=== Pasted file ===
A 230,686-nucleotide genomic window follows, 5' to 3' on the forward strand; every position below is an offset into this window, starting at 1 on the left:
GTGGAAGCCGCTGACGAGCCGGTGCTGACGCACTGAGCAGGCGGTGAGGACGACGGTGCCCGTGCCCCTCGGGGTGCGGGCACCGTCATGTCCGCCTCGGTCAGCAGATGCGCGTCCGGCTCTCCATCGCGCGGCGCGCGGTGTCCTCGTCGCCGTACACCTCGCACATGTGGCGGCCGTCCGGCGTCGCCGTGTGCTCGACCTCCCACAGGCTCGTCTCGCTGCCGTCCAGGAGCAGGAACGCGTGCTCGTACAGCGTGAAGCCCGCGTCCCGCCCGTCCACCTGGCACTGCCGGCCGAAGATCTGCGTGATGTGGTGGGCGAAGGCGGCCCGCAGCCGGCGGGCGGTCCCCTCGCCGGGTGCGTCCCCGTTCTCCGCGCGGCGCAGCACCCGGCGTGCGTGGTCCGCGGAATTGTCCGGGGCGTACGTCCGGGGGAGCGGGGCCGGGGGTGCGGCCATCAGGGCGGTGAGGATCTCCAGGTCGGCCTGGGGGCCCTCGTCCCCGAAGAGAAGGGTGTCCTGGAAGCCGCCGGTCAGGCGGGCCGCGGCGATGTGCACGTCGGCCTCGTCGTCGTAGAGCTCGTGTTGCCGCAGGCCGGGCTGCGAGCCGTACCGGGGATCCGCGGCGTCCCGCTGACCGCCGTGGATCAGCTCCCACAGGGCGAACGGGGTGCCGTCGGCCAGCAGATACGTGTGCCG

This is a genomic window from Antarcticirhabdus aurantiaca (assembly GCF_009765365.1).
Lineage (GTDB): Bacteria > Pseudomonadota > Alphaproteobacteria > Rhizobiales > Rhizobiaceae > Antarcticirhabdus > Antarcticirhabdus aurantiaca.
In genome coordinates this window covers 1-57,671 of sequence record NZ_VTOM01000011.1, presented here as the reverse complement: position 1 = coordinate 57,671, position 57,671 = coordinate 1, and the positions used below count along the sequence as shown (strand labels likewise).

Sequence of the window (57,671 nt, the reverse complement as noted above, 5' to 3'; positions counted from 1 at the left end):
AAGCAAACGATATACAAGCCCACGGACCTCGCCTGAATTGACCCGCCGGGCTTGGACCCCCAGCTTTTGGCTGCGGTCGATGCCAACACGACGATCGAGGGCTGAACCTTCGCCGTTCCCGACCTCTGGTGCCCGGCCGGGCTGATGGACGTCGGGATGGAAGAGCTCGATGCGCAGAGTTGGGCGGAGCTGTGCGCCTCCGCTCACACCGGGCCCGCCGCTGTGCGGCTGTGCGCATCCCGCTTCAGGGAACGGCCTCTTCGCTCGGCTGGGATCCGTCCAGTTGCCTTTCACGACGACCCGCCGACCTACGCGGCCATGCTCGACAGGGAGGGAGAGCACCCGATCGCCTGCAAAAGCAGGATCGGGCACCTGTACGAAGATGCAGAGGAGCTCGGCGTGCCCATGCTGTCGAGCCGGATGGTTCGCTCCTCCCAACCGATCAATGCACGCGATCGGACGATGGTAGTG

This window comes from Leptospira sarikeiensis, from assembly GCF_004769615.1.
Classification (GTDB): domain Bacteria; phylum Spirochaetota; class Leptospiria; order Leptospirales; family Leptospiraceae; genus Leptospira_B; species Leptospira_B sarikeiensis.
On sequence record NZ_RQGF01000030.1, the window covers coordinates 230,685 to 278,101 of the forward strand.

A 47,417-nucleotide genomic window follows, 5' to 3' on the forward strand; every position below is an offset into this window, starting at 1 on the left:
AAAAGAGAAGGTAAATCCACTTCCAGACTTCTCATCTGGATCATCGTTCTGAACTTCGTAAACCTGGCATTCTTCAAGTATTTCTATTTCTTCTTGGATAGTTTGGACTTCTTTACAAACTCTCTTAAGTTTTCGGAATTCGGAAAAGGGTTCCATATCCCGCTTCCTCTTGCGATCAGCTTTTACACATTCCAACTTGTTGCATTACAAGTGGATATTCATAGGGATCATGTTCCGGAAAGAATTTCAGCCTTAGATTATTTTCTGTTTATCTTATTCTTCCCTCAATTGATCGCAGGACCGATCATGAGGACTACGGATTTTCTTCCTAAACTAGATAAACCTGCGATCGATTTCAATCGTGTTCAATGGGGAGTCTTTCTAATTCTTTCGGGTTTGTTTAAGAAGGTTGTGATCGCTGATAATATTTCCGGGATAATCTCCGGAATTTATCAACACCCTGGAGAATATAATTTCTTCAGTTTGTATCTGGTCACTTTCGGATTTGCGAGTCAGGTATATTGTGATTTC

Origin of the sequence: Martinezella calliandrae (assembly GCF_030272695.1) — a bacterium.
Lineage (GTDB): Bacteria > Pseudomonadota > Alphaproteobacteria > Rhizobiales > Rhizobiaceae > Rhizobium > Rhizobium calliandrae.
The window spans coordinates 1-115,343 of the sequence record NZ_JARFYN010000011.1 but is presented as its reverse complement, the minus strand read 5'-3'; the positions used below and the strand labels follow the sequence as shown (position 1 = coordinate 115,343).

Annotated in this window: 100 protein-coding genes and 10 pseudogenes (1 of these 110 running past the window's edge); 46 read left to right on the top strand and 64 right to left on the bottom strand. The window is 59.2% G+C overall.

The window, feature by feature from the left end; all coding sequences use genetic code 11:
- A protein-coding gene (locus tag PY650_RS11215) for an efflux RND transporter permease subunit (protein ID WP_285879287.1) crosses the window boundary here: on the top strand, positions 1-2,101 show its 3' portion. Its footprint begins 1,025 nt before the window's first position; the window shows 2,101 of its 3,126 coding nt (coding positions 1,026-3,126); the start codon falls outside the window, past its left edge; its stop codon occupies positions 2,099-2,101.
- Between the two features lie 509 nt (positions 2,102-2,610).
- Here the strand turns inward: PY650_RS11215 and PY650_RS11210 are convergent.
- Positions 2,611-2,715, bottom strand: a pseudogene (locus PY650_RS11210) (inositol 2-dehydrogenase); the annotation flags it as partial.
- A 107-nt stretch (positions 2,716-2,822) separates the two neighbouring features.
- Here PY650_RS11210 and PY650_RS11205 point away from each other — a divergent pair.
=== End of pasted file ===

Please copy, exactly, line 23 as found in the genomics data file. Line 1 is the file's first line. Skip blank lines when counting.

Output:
- Here PY650_RS11210 and PY650_RS11205 point away from each other — a divergent pair.